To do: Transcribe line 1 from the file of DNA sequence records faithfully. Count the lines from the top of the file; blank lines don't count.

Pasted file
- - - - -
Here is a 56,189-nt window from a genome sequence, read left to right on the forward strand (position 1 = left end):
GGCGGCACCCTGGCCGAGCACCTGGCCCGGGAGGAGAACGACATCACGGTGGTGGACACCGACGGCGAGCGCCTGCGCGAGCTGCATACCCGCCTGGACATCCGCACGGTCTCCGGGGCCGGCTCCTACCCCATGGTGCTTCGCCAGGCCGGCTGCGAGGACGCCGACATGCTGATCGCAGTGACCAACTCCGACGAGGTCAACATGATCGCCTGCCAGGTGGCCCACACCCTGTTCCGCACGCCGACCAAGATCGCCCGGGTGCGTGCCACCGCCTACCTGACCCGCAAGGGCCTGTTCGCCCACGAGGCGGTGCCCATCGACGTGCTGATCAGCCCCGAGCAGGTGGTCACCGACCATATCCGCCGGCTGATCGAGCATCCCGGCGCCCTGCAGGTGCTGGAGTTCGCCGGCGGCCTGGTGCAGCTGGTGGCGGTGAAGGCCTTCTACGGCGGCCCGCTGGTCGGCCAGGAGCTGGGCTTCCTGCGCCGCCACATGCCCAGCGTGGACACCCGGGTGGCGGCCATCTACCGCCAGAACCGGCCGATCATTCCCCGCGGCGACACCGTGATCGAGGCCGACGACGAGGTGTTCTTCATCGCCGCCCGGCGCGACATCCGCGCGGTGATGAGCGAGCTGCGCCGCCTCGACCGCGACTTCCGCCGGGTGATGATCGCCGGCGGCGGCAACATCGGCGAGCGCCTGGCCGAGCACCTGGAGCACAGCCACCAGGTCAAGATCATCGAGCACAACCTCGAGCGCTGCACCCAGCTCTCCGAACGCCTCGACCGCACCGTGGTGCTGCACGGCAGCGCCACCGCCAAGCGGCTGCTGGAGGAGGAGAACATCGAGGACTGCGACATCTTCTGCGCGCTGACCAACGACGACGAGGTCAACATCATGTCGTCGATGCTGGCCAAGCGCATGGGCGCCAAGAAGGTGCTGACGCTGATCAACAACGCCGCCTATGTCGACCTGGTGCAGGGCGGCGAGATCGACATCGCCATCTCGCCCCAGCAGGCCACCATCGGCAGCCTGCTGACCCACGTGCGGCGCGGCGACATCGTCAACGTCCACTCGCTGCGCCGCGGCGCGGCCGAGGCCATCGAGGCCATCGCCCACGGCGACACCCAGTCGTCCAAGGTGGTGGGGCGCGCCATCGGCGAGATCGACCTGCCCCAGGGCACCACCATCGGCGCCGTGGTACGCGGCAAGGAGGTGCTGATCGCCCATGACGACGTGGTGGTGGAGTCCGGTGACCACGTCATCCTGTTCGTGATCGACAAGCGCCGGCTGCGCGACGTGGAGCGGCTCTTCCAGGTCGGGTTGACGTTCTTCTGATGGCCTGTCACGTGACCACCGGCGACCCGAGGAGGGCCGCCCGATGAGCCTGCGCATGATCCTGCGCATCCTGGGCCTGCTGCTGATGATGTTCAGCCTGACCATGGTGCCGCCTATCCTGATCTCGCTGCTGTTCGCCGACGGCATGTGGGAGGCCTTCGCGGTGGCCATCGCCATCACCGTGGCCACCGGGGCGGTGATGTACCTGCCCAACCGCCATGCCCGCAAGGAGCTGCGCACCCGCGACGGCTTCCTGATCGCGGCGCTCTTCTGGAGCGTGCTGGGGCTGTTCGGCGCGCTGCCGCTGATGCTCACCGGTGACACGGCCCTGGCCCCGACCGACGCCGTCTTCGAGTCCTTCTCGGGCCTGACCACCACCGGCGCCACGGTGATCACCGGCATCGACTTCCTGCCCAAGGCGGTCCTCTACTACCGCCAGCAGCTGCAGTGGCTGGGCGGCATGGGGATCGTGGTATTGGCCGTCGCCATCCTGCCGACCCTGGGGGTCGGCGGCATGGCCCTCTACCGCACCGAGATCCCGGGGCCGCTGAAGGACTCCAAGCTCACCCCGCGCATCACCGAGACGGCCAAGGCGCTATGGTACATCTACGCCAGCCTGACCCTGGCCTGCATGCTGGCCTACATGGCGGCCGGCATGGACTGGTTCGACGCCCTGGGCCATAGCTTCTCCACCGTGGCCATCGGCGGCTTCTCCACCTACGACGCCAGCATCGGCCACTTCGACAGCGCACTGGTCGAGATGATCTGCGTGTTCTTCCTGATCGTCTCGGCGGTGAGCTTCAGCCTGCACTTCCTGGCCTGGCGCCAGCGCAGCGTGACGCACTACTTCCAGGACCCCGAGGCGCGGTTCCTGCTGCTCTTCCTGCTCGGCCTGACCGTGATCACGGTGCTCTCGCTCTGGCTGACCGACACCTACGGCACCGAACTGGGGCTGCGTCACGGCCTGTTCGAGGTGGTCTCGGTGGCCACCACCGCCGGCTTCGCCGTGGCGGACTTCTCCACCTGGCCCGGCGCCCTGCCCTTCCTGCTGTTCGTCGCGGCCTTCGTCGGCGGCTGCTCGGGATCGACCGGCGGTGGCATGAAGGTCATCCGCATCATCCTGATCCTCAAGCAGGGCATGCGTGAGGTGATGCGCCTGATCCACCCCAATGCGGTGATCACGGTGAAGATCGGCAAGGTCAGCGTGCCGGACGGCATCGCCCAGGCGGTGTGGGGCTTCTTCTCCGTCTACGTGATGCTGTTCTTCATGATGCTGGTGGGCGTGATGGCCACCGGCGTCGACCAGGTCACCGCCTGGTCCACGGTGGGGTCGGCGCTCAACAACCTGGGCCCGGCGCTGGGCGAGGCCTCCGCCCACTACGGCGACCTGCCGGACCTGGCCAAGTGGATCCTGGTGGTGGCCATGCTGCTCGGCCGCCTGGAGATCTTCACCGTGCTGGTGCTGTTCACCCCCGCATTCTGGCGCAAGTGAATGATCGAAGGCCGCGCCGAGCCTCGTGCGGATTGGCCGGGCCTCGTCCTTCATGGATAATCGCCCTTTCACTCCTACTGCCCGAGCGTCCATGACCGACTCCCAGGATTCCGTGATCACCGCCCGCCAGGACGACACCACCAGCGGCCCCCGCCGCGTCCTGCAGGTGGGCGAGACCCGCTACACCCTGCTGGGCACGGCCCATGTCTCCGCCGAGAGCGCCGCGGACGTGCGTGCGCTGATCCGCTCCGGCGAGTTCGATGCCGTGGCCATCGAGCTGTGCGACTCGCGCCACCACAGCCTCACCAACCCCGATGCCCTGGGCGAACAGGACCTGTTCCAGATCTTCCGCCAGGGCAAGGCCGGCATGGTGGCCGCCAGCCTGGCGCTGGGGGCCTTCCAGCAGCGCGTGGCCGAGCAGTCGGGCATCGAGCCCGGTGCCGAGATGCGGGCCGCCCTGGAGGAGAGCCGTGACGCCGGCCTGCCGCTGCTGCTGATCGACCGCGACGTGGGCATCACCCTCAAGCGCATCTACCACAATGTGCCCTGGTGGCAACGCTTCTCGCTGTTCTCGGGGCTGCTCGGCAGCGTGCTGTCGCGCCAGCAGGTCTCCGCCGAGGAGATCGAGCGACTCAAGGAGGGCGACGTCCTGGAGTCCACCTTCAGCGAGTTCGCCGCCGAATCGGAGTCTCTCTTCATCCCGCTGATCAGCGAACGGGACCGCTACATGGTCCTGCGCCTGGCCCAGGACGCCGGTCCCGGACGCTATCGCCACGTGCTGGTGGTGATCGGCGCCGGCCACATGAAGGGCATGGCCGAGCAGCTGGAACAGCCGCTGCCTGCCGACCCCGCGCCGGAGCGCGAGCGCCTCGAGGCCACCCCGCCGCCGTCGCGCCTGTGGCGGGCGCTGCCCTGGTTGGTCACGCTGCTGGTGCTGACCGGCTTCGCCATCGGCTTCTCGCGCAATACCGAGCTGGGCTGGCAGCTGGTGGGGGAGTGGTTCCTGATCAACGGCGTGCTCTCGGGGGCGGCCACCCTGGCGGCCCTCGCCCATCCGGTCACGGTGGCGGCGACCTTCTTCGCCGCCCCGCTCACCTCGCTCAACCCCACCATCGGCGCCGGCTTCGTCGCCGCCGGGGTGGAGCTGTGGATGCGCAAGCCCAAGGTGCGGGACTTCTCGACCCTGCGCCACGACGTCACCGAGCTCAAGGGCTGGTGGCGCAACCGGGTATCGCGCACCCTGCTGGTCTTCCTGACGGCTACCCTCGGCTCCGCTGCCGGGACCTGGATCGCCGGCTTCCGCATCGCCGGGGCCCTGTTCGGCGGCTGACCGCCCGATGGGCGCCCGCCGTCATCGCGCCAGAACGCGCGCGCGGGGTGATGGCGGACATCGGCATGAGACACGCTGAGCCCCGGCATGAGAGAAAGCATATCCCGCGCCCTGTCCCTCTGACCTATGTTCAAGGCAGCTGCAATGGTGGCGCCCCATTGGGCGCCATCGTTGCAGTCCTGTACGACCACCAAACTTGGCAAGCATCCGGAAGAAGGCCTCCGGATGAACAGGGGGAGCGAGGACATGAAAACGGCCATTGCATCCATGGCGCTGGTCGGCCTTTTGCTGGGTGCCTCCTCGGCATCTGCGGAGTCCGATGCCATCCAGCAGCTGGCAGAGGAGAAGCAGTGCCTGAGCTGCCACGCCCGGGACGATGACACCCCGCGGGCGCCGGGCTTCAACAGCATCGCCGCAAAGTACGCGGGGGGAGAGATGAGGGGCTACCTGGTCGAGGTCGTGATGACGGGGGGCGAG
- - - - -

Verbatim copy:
Here is a 56,189-nt window from a genome sequence, read left to right on the forward strand (position 1 = left end):